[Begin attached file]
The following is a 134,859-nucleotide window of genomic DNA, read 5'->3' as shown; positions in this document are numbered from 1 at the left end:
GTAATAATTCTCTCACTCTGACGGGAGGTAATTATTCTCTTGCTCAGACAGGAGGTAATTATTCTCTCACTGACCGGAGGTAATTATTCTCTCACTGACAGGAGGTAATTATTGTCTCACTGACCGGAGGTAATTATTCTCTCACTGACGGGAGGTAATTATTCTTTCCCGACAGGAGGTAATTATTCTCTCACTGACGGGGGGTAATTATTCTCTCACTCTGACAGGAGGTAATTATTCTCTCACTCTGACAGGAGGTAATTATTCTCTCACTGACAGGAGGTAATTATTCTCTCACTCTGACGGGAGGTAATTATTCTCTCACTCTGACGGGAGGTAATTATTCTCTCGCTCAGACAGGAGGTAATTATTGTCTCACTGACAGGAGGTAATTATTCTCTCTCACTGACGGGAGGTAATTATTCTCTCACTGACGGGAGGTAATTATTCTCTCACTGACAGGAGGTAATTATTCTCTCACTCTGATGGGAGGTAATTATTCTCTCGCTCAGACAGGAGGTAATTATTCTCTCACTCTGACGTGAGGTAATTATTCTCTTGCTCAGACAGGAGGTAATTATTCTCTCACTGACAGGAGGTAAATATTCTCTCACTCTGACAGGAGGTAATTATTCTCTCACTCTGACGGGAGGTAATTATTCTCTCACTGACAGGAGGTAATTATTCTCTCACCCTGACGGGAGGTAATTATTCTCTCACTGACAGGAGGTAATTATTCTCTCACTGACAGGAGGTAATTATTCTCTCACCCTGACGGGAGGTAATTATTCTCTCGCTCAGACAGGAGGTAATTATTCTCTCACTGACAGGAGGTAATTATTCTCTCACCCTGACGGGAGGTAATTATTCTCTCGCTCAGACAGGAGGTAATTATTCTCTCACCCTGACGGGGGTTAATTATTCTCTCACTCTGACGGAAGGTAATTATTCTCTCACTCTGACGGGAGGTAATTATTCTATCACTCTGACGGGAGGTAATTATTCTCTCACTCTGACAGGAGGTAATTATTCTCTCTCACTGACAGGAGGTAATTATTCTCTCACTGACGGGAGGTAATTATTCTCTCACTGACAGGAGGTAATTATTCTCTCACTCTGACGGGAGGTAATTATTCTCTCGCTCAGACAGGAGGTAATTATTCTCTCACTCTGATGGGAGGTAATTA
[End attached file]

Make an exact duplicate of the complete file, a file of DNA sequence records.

The following is a 134,859-nucleotide window of genomic DNA, read 5'->3' as shown; positions in this document are numbered from 1 at the left end:
GTAATAATTCTCTCACTCTGACGGGAGGTAATTATTCTCTTGCTCAGACAGGAGGTAATTATTCTCTCACTGACCGGAGGTAATTATTCTCTCACTGACAGGAGGTAATTATTGTCTCACTGACCGGAGGTAATTATTCTCTCACTGACGGGAGGTAATTATTCTTTCCCGACAGGAGGTAATTATTCTCTCACTGACGGGGGGTAATTATTCTCTCACTCTGACAGGAGGTAATTATTCTCTCACTCTGACAGGAGGTAATTATTCTCTCACTGACAGGAGGTAATTATTCTCTCACTCTGACGGGAGGTAATTATTCTCTCACTCTGACGGGAGGTAATTATTCTCTCGCTCAGACAGGAGGTAATTATTGTCTCACTGACAGGAGGTAATTATTCTCTCTCACTGACGGGAGGTAATTATTCTCTCACTGACGGGAGGTAATTATTCTCTCACTGACAGGAGGTAATTATTCTCTCACTCTGATGGGAGGTAATTATTCTCTCGCTCAGACAGGAGGTAATTATTCTCTCACTCTGACGTGAGGTAATTATTCTCTTGCTCAGACAGGAGGTAATTATTCTCTCACTGACAGGAGGTAAATATTCTCTCACTCTGACAGGAGGTAATTATTCTCTCACTCTGACGGGAGGTAATTATTCTCTCACTGACAGGAGGTAATTATTCTCTCACCCTGACGGGAGGTAATTATTCTCTCACTGACAGGAGGTAATTATTCTCTCACTGACAGGAGGTAATTATTCTCTCACCCTGACGGGAGGTAATTATTCTCTCGCTCAGACAGGAGGTAATTATTCTCTCACTGACAGGAGGTAATTATTCTCTCACCCTGACGGGAGGTAATTATTCTCTCGCTCAGACAGGAGGTAATTATTCTCTCACCCTGACGGGGGTTAATTATTCTCTCACTCTGACGGAAGGTAATTATTCTCTCACTCTGACGGGAGGTAATTATTCTATCACTCTGACGGGAGGTAATTATTCTCTCACTCTGACAGGAGGTAATTATTCTCTCTCACTGACAGGAGGTAATTATTCTCTCACTGACGGGAGGTAATTATTCTCTCACTGACAGGAGGTAATTATTCTCTCACTCTGACGGGAGGTAATTATTCTCTCGCTCAGACAGGAGGTAATTATTCTCTCACTCTGATGGGAGGTAATTA